Cold War Submarines: The Design and Construction of U.S. and Soviet Submarines

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Potomac Books, Inc., 2004 - History - 407 pages
5 Reviews
Analyzes the development of U.S. and Soviet submarines during the Cold War - Uses materials obtained from the former Soviet submarine design bureaus - Includes numerous photographs and drawings, many never before published, illustrating U.S. and Soviet submarine designs Submarines had a vital, if often unheralded, role in the superpower navies during the Cold War. Their crews carried out intelligence-collection operations, sought out and stood ready to destroy opposing submarines, and, from the early 1960s, threatened missile attacks on their adversary's homeland, providing in many respects the most survivable nuclear deterrent of the Cold War. For both East and West, the modern submarine originated in German U-boat designs obtained at the end of World War II. Although enjoying a similar technology base, by the 1990s the superpowers had created submarine fleets of radically different designs and capabilities. Written in collaboration with the former Soviet submarine design bureaus, Norman Polmar and K. J. Moore authoritatively demonstrate in this landmark study how differing submarine missions, antisubmarine priorities, levels of technical competence, and approaches to submarine de

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Doing a Cold War Paper about Submarine Warfare and this book was great.

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A very comprehensive view of the development of the submarine during the cold war. Starting from the German U-boats from WWII, this book describes the development of submarines through the cold war, including their weapons systems, with close attention to detail. Included are a lot of submarine projects never realised, but still important to later designs. All designs are illustrated in detail, most in both drawing and photo.
This book is a must to everybody more than just casually interested in submarines.


Advanced Diesel Submarines
ClosedCycle Submarines
US NuclearPropelled Submarines
Soviet NuclearPropelled Submarines
Cruise Missile Submarines
Ballistic Missile Submarines
PolarisFrom Out of the Deep
Midget Small and Flying Submarines
ThirdGeneration Nuclear Submarines
Submarine Weapons
FourthGeneration Nuclear Submarines
Soviet Versus US Submarines
US Submarine Construction 19451991
Soviet Submarine Construction 19451991
US Submarine Reactor Plants

The Quest for Speed
SecondGeneration Nuclear Submarines
The Ultimate Weapon I
The Ultimate Weapon II
Diesel Boats Forever
Unbuilt Giants
AircraftCarrying Submarines
Soviet Submarine Design Bureaus
Soviet Ballistic Missile Systems
Selected Bibliography
Author Biographies

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Page 1 - The only thing that ever really frightened me during the war was the U-boat peril.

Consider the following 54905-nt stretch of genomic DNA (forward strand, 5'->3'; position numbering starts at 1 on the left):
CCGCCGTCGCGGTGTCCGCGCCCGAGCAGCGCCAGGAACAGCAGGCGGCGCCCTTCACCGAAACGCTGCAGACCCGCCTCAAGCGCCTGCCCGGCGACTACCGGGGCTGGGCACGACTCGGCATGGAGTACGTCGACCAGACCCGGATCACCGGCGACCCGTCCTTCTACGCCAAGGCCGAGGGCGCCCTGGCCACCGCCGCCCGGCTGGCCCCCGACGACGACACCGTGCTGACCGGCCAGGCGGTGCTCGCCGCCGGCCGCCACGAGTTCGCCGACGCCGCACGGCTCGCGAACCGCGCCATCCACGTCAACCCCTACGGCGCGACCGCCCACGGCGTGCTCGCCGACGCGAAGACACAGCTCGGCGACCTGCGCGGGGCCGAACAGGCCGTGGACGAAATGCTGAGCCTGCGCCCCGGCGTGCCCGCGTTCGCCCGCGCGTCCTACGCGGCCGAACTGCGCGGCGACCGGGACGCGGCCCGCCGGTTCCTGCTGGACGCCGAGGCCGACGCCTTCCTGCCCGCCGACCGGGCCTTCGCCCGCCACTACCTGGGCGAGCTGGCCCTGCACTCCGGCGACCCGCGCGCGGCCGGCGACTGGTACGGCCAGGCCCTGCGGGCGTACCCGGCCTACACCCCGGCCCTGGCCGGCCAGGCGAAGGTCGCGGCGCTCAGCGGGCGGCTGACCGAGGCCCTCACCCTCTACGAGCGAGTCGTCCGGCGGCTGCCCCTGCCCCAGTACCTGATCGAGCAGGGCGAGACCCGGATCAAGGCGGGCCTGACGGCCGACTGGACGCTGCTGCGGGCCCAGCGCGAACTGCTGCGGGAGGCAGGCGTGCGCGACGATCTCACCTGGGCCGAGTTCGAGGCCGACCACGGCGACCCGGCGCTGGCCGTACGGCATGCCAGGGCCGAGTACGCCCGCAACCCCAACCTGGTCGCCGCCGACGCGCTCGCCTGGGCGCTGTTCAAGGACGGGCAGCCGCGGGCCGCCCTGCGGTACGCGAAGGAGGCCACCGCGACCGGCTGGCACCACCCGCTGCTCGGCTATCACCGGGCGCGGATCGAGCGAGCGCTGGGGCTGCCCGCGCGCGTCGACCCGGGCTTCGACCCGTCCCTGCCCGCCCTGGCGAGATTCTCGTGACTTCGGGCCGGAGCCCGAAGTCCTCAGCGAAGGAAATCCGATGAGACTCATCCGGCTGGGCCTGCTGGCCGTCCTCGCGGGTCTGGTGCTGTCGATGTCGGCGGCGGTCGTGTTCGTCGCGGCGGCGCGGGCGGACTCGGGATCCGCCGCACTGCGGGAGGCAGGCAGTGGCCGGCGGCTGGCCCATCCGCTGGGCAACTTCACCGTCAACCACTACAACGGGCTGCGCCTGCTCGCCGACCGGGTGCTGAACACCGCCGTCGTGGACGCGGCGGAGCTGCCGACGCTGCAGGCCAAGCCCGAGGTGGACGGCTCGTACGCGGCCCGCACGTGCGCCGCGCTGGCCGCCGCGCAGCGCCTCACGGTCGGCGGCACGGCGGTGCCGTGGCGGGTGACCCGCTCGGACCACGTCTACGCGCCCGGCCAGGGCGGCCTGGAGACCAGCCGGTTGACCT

Page 1 - More than half a million tons of shipping was sunk in those twenty days; and, what made the losses so much more serious than the bare figures can indicate, was that nearly twothirds of the ships sunk during the month were sunk in convoy. It appeared possible, wrote the Naval Staff after the crisis had passed, >that we should not be able to continue (to regard) convoy as an effective system of defence<.
Page 1 - It appeared possible, wrote the Naval Staff after the crisis had passed, >that we should not be able to continue (to regard) convoy ńs an effective System of defence<. It had, during three-a-half years of war, slowly become the lynch pin of our maritime strategy. Where could the Admiralty turn if the convoy System had lost its effectiveness? They did not know; but they must have feit, though no one admitted it, that defeat then stared them in the face.
Page 1 - The U-boat attack was our worst evil. It would have been wise for the Germans to stake all upon it.

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About the author (2004)

Norman Polmar is a leading expert on naval and aviation matters. An internationally known analyst, consultant, and award-winning author, Polmar has written more than 40 books, including, with K. J. Moore, Cold War Submarines: The Design and Construction of U.S. and Soviet Submarines (Brasseyrsquo;s, ISBN 1-57488-594-4) and Historic Naval Aircraft: From the Pages of Naval History Magazine (Brasseyrsquo;s, ISBN 1-57488-572-3). He is a columnist for the U.S. Naval Institute's Proceedings and Naval History magazines. Polmar lives in the Washington, DC, area.

K. J. Moore is the founder of the Cortana Corporation, a high-technology applications firm concerned with submarine development. While on duty with the U.S. Navy, he served on board submarines in the positions of weapons officer, engineering officer, and operations officer. For the Navy and in private industry, he has held analytical assignments that involved the study of Soviet and Western submarines and submarine tactics.

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